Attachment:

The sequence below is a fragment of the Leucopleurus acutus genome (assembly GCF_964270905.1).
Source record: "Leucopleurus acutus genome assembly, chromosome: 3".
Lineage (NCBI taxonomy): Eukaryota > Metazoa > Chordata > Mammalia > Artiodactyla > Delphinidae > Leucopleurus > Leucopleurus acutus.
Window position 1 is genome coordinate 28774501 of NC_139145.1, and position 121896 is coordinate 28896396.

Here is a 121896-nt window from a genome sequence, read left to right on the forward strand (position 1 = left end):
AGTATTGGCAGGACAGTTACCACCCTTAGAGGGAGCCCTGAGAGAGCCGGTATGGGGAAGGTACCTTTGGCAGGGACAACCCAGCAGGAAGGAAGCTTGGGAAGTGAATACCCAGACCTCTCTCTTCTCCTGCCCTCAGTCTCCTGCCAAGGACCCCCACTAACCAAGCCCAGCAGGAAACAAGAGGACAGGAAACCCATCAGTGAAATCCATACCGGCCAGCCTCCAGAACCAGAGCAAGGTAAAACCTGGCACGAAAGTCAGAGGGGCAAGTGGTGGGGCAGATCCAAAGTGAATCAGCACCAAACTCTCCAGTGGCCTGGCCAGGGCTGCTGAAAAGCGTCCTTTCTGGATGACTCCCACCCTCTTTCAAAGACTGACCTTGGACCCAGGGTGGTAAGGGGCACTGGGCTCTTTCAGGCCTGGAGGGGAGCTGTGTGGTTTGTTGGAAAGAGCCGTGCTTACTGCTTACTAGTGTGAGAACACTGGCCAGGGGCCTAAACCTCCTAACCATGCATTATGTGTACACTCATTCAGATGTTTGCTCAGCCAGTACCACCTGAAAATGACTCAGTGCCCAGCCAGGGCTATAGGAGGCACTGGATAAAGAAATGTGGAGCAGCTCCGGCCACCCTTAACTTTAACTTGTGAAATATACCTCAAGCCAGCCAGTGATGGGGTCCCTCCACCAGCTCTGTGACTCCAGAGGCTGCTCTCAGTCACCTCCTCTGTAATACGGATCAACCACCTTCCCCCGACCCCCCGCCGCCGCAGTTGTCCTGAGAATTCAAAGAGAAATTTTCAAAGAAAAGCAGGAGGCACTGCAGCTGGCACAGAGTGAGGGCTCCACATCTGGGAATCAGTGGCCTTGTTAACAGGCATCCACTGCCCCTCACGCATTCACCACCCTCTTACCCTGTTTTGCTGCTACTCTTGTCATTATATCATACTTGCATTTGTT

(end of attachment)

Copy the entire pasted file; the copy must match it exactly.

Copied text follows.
The sequence below is a fragment of the Leucopleurus acutus genome (assembly GCF_964270905.1).
Source record: "Leucopleurus acutus genome assembly, chromosome: 3".
Lineage (NCBI taxonomy): Eukaryota > Metazoa > Chordata > Mammalia > Artiodactyla > Delphinidae > Leucopleurus > Leucopleurus acutus.
Window position 1 is genome coordinate 28774501 of NC_139145.1, and position 121896 is coordinate 28896396.

Here is a 121896-nt window from a genome sequence, read left to right on the forward strand (position 1 = left end):
AGTATTGGCAGGACAGTTACCACCCTTAGAGGGAGCCCTGAGAGAGCCGGTATGGGGAAGGTACCTTTGGCAGGGACAACCCAGCAGGAAGGAAGCTTGGGAAGTGAATACCCAGACCTCTCTCTTCTCCTGCCCTCAGTCTCCTGCCAAGGACCCCCACTAACCAAGCCCAGCAGGAAACAAGAGGACAGGAAACCCATCAGTGAAATCCATACCGGCCAGCCTCCAGAACCAGAGCAAGGTAAAACCTGGCACGAAAGTCAGAGGGGCAAGTGGTGGGGCAGATCCAAAGTGAATCAGCACCAAACTCTCCAGTGGCCTGGCCAGGGCTGCTGAAAAGCGTCCTTTCTGGATGACTCCCACCCTCTTTCAAAGACTGACCTTGGACCCAGGGTGGTAAGGGGCACTGGGCTCTTTCAGGCCTGGAGGGGAGCTGTGTGGTTTGTTGGAAAGAGCCGTGCTTACTGCTTACTAGTGTGAGAACACTGGCCAGGGGCCTAAACCTCCTAACCATGCATTATGTGTACACTCATTCAGATGTTTGCTCAGCCAGTACCACCTGAAAATGACTCAGTGCCCAGCCAGGGCTATAGGAGGCACTGGATAAAGAAATGTGGAGCAGCTCCGGCCACCCTTAACTTTAACTTGTGAAATATACCTCAAGCCAGCCAGTGATGGGGTCCCTCCACCAGCTCTGTGACTCCAGAGGCTGCTCTCAGTCACCTCCTCTGTAATACGGATCAACCACCTTCCCCCGACCCCCCGCCGCCGCAGTTGTCCTGAGAATTCAAAGAGAAATTTTCAAAGAAAAGCAGGAGGCACTGCAGCTGGCACAGAGTGAGGGCTCCACATCTGGGAATCAGTGGCCTTGTTAACAGGCATCCACTGCCCCTCACGCATTCACCACCCTCTTACCCTGTTTTGCTGCTACTCTTGTCATTATATCATACTTGCATTTGTT